Approaches to Evaluating Welfare Reform: Lessons from Five State Demonstrations. A. ADEQUACY OF SAMPLE SIZE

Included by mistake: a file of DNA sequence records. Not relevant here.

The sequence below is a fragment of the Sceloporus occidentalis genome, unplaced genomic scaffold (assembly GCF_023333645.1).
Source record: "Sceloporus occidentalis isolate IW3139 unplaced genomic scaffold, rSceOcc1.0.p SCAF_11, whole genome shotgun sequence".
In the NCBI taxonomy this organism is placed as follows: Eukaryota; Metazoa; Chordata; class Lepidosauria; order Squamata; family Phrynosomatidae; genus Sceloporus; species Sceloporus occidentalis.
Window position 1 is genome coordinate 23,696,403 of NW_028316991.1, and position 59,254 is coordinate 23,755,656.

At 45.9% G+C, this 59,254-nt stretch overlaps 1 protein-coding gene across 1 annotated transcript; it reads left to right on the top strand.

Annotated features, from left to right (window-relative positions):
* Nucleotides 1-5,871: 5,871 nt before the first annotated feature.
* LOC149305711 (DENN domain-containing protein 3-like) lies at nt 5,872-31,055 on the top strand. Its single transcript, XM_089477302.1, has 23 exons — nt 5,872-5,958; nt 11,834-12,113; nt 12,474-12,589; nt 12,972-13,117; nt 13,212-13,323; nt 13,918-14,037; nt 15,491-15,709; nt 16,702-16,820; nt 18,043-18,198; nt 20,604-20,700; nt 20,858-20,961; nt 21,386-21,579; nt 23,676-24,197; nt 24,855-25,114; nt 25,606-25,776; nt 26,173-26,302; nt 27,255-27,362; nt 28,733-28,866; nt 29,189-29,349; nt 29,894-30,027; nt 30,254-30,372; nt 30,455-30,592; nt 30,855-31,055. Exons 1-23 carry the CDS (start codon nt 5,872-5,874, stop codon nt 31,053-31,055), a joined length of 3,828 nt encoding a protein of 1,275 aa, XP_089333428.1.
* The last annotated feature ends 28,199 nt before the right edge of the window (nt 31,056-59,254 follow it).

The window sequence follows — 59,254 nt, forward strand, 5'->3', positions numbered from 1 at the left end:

In evaluating welfare reform, it is important to have adequate samples to learn about the effectiveness of the program. The larger the sample, the more precisely the impacts of the program can be estimated. The larger the sample, however, the more costly the implementation of the welfare reform demonstration. In random-assignment evaluations, administering two sets of policies for research is the major cost for most states; at least some administrative costs (such as training staff members to handle both policies, monitoring random assignment) will increase with sample size. Federal officials, in preparing the waiver terms and conditions, have specified minimum sample sizes, with some variation according to the particular needs and objectives of the evaluation. States have been encouraged to exceed the minimum if possible.